- Development & Aid
- Economy & Trade
- Human Rights
- Global Governance
- Civil Society
Monday, March 2, 2015
- In northern Mexico, one of the areas in the country hit hardest by drug trafficking, there are not enough syringes to protect intravenous drug users from HIV/AIDS and hepatitis.
“It is a serious public health problem, because they are sharing needles,” the director of the non-governmental organisation Programa Compañeros, María Ramos, told IPS. “Added to their risky practices, they are living in conditions of extreme poverty, which means they don’t have the money to buy injection kits.”
Programa Compañeros was founded in 1993 to raise awareness on HIV/AIDS and provide assistance to patients in Ciudad Juárez, on the U.S. border, where the organisation estimates that there are about 7,000 intravenous drug users.
“The (needle swap) programmes function to the extent that drug users have access to them, but the problem is that this issue overlaps with the questions of security and drugs,” added Ramos, referring to the deployment of troops to fight drug trafficking organisations in the border city, which in 2010 had a population of 1.3 million.
According to a project financed by the Global Fund to Fight AIDS, Tuberculosis and Malaria since 2011, the prevalence of HIV/AIDS in Mexico is 5.77 percent among intravenous drug users – 5.4 percent among women and 7.77 percent among men – compared to 0.24 to 0.3 percent in the general population aged 15 to 49.
The cities with the largest numbers of intravenous drug users are Tijuana, Ciudad Juárez and Hermosillo, in the north, according to the project “Strengthening the national strategies of prevention and harm reduction targeting men who have sex with men, sex workers, and intravenous drug users”.
There are 28 syringe exchange programmes in this country of 112 million people, insufficient to serve the entire population of intravenous drug users.
The programmes distribute an average of seven syringes a year to each user, when “more than 200 per year are needed,” according to the National Report on Progress in the Fight against AIDS.
The Joint United Nations Programme on HIV/AIDS (UNAIDS) estimates that needle exchange programmes should provide at least 100 per year per user.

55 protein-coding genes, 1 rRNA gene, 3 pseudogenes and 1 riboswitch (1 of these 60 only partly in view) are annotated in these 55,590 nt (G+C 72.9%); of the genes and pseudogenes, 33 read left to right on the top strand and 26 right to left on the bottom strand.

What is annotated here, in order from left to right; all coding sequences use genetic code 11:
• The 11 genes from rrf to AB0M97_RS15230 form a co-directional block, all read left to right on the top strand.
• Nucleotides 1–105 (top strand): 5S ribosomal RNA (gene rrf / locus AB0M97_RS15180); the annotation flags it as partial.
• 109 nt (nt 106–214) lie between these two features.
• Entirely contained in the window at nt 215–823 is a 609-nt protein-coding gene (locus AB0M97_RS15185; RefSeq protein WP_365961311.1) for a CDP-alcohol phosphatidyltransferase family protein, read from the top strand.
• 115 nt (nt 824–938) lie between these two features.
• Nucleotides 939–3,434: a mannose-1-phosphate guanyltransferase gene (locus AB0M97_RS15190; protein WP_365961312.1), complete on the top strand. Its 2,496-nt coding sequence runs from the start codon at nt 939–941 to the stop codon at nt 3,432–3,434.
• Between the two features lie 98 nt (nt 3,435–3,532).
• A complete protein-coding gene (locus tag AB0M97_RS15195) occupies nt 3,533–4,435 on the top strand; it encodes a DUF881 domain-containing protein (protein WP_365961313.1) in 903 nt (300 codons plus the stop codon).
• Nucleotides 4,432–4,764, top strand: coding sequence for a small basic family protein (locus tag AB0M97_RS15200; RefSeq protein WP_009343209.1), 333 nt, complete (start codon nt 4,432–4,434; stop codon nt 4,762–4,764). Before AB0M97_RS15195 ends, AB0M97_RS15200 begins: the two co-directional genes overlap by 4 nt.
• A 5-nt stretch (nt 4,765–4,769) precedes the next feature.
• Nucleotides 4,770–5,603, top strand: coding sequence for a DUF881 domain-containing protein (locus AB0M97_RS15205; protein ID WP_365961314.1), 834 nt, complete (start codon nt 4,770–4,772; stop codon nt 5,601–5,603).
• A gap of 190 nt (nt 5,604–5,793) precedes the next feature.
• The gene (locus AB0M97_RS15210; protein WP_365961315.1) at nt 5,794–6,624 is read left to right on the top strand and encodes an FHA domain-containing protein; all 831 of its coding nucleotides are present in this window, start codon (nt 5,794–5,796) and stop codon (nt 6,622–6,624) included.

“The government does not have a clear policy on the distribution of syringes, because it is not seen as a priority and because it is not fully understood. This is a form of transmission that can be easily prevented” but nevertheless, “access to syringes is difficult,” independent consultant Anuar Luna told IPS.
In Ciudad Juárez and Tijuana, a city of 1.55 million people with an estimated 10,000 intravenous drug users, addicts tend to shoot up at spots known as “picaderos”.
Each syringe costs 30 cents of a dollar. Considering that there are some 20,000 intravenous drugs users in Tijuana, Ciudad Juárez and Hermosillo combined, distributing 100 per year to each user would require a budget of 600,000 dollars a year.
In Tijuana, it is legal to purchase syringes without a prescription. But there are hurdles to obtaining them, according to a study carried out in 164 pharmacies in that city, published in 2011 by the U.S. Harm Reduction Journal.
Although 88 percent of the pharmacies sold syringes, an anonymous buyer only managed to purchase one in one-third of the cases, the study found.
Mexico has a target of cutting HIV transmission among intravenous drug users in half by 2015. To reach that goal, the programme “Strengthening the national strategies of prevention and harm reduction targeting men who have sex with men, sex workers, and intravenous drug users”, financed by the Global Fund to Fight AIDS, Tuberculosis and Malaria, is essential.
The Global Fund, a public/private partnership, disbursed 26.4 million dollars to attend the most vulnerable populations in 2011 and 2012. But last year it notified Mexico that it would not be able to finance the project for the entire five years, and invited the government to present an alternative proposal for a 12.2 million dollar project for 2013.
Under the project, injection kits and condoms were distributed in 2011 to 783 people out of a projected total of 1,500, in Tijuana, Ciudad Juárez, Hermosillo and Sonora.
But this year, kits were distributed to 3,464 people, above the goal of 2,300.
However, it has been impossible to assess the impact of the initiative so far, an evaluation of the project states.
“The targets are set without considering the needs and opinions of drug users,” said Ramos, whose organisation has distributed 600 kits, thanks to assistance from the Global Fund. “We insist that they must be given a voice in designing policies.”
Drug users have no voice in the country coordinating mechanism, set up to coordinate implementation of the project and made up of representatives of government bodies, civil society organisations and academic institutions.
In a letter dated Sept. 13, Mexico’s minister of health, Salomón Chertorivski, asked the Global Fund to approve 12.2 million dollars in financing for 2013.
But that year, the plan is to expand the exchange of syringes in order to eliminate used needles, and to carry out campaigns on the ground, with the goal of reaching 7,713 people who will be given kits in Tijuana, Ciudad Juárez and Hermosillo.
“The problem will be when the financing runs out. Then it will have to be evaluated how to fund the national effort,” Luna said.